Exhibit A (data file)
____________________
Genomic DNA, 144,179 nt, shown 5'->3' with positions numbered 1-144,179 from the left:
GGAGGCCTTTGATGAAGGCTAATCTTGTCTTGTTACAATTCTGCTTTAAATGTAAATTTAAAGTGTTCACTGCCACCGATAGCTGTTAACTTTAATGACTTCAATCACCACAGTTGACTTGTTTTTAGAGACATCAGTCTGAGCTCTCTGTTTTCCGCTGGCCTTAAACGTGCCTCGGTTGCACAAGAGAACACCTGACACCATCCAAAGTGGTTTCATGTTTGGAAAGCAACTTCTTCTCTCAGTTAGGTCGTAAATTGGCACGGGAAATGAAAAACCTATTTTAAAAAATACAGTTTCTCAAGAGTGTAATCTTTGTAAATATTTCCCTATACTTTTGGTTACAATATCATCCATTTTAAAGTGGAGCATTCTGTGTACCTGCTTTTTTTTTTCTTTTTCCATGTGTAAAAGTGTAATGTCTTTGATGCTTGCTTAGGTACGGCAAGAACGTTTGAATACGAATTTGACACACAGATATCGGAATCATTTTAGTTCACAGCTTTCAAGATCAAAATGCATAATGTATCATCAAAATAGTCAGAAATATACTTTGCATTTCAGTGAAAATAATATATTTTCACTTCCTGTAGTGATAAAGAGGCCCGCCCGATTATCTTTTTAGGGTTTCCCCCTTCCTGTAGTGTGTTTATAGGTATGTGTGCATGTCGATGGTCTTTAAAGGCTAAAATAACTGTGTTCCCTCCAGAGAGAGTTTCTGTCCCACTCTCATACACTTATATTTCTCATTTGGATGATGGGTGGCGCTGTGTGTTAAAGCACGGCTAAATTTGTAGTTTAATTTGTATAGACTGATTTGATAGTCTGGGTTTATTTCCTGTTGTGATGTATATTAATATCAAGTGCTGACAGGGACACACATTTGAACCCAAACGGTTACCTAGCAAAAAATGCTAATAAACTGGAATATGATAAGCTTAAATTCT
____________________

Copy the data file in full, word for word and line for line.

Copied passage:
Genomic DNA, 144,179 nt, shown 5'->3' with positions numbered 1-144,179 from the left:
GGAGGCCTTTGATGAAGGCTAATCTTGTCTTGTTACAATTCTGCTTTAAATGTAAATTTAAAGTGTTCACTGCCACCGATAGCTGTTAACTTTAATGACTTCAATCACCACAGTTGACTTGTTTTTAGAGACATCAGTCTGAGCTCTCTGTTTTCCGCTGGCCTTAAACGTGCCTCGGTTGCACAAGAGAACACCTGACACCATCCAAAGTGGTTTCATGTTTGGAAAGCAACTTCTTCTCTCAGTTAGGTCGTAAATTGGCACGGGAAATGAAAAACCTATTTTAAAAAATACAGTTTCTCAAGAGTGTAATCTTTGTAAATATTTCCCTATACTTTTGGTTACAATATCATCCATTTTAAAGTGGAGCATTCTGTGTACCTGCTTTTTTTTTTCTTTTTCCATGTGTAAAAGTGTAATGTCTTTGATGCTTGCTTAGGTACGGCAAGAACGTTTGAATACGAATTTGACACACAGATATCGGAATCATTTTAGTTCACAGCTTTCAAGATCAAAATGCATAATGTATCATCAAAATAGTCAGAAATATACTTTGCATTTCAGTGAAAATAATATATTTTCACTTCCTGTAGTGATAAAGAGGCCCGCCCGATTATCTTTTTAGGGTTTCCCCCTTCCTGTAGTGTGTTTATAGGTATGTGTGCATGTCGATGGTCTTTAAAGGCTAAAATAACTGTGTTCCCTCCAGAGAGAGTTTCTGTCCCACTCTCATACACTTATATTTCTCATTTGGATGATGGGTGGCGCTGTGTGTTAAAGCACGGCTAAATTTGTAGTTTAATTTGTATAGACTGATTTGATAGTCTGGGTTTATTTCCTGTTGTGATGTATATTAATATCAAGTGCTGACAGGGACACACATTTGAACCCAAACGGTTACCTAGCAAAAAATGCTAATAAACTGGAATATGATAAGCTTAAATTCT